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FROM THE EDITOR'S PEN  / Safe Census /   Editorial List  

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Safe Census

Starting in 1790, and once every ten years hence, Census workers have been sweeping through the United States in an effort to count its far-flung citizenry.  This is an important practice.  The Census data will be used to allocate more than $300 billion in federal funds every year, as well as determine each stateís number of congressional representatives.  Households are actually required by law to respond to the Census Bureauís request for information.

Many things have changed in the art of census taking over the past 220 years.  Instead of quill pens, todayís Census workers are more likely to utilize handheld computers.  Although I was not around when they took that first poll, I believe that the incidence of fraud and possible identity theft is much more of a problem today than it was in the day of our founding fathers (and mothers).

This is of particular importance to those of us with loved ones living alone and most vulnerable to such skullduggery.  For years, the Better Business Bureau has educated consumers about not giving out personal information over the telephone or to anyone who shows up at their front door.  Yet, as the U.S. Census process begins, BBB advises people to be cooperative, but cautious, so as not to become a victim of fraud or identity theft.

During the U.S. Census, households will be contacted by mail, telephone or visited by a U.S. Census worker who will inquire about the number of people living in the house. Unfortunately, people may also be contacted by scammers who are impersonating Census workers in order to gain access to sensitive financial information such as Social Security, bank account or credit card numbers.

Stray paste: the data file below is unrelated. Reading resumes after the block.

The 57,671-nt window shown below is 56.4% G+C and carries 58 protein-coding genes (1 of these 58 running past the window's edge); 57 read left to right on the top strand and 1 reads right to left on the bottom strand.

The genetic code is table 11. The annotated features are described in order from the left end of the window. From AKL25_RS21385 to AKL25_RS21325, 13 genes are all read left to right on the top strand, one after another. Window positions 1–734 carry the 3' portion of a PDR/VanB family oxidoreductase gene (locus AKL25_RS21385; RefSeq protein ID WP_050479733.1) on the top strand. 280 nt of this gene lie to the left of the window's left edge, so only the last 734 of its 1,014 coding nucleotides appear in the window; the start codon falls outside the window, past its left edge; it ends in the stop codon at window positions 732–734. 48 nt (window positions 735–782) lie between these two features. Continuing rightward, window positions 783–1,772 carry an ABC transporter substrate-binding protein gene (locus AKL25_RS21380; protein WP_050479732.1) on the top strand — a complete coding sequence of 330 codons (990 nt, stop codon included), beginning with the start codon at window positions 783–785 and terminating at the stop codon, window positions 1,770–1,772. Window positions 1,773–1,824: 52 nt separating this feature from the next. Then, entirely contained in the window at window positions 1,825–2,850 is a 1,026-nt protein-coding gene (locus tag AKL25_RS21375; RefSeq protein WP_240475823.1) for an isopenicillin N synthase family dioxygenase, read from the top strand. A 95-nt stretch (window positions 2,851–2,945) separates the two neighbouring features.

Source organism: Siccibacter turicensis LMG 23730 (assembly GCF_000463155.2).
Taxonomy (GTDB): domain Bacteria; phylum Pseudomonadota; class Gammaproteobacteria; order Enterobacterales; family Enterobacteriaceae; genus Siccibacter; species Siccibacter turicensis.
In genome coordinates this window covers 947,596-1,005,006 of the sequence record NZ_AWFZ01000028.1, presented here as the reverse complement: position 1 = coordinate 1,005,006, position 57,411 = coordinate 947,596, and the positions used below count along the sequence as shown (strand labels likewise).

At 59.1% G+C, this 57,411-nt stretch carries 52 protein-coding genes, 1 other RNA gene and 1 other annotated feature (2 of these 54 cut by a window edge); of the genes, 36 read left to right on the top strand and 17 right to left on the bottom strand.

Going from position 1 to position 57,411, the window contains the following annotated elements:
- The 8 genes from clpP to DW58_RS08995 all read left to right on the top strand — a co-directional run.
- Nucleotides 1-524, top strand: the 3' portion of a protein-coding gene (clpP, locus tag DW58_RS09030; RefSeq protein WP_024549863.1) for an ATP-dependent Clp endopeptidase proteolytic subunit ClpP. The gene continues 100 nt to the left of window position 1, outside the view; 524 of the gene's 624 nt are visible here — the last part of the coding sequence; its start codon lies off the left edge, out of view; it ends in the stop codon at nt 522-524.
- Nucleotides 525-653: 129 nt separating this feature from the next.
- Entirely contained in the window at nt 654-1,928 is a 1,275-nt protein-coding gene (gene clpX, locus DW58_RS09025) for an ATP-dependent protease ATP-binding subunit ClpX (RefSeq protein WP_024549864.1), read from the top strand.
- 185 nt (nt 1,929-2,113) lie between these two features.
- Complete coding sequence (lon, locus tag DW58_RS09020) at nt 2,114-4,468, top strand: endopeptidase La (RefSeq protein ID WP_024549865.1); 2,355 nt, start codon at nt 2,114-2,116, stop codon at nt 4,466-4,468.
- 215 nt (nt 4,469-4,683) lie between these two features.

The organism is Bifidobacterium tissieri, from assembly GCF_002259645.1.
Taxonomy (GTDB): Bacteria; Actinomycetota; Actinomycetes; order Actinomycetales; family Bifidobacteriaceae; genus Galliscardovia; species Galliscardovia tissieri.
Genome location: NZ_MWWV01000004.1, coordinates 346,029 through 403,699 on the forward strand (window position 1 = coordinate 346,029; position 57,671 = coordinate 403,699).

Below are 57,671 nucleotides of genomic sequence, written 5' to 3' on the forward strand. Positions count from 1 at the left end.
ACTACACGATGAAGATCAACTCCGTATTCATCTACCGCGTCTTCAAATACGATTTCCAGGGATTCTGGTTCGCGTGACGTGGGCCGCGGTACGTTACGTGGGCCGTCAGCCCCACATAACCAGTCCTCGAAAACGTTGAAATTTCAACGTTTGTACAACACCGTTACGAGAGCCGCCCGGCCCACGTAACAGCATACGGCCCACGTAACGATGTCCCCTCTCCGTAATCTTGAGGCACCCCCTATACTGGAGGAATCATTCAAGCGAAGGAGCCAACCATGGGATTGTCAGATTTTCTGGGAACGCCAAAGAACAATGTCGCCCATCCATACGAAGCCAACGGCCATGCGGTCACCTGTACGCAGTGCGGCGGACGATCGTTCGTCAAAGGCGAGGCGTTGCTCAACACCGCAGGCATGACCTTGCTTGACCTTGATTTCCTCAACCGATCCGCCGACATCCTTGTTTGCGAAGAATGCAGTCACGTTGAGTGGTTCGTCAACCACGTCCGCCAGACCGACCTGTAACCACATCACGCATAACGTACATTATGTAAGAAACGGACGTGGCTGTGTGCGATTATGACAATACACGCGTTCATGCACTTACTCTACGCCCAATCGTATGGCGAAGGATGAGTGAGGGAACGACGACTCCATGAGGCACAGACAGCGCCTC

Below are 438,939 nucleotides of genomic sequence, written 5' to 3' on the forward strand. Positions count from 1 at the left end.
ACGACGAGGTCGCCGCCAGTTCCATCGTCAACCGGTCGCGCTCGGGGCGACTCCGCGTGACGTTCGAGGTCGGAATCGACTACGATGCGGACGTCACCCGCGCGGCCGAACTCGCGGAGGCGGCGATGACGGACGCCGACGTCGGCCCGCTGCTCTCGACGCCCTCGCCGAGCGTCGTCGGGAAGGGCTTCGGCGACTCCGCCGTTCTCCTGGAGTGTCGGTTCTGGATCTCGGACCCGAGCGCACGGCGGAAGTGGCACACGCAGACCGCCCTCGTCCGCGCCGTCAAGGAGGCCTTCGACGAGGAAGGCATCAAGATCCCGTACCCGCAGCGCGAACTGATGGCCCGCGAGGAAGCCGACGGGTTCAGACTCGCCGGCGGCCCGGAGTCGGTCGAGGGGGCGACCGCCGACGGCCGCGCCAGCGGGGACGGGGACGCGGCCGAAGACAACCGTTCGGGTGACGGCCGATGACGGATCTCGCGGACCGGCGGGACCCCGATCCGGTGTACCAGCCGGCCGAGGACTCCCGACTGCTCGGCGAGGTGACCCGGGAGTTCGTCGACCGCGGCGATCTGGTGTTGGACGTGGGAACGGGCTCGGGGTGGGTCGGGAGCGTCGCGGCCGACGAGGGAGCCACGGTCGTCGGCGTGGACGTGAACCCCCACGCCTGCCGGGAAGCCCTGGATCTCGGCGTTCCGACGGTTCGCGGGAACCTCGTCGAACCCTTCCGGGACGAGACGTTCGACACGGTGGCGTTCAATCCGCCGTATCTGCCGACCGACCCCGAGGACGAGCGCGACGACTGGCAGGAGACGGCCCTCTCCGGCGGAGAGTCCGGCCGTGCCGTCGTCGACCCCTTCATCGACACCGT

The big question is:  How do you tell the difference between a U.S. Census worker and a con artist? The Better Business Bureau ( offers the following advice:

  • If a U.S. Census worker knocks on your door, they will have a badge, a handheld device, a Census Bureau canvas bag and a confidentiality notice.  Ask to see their identification and their badge before answering their questions.  However, you should never invite anyone you donít know into your home.

  • Census workers are currently only knocking on doors to verify address information. Do not give your Social Security number, credit card or banking information to anyone, even if they claim they need it for the U.S. Census.  While the Census Bureau might ask for basic financial information, such as a salary range, it will not ask for Social Security, bank account or credit card numbers nor will employees solicit donations.

  • Eventually, Census workers may contact you by telephone, mail or in person at home.  However, they will not contact you by e-mail, so be on the lookout for e-mail scams impersonating the Census. Never click on a link or open any attachments in an e-mail that are supposedly from the U.S. Census Bureau.
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Gary Barg

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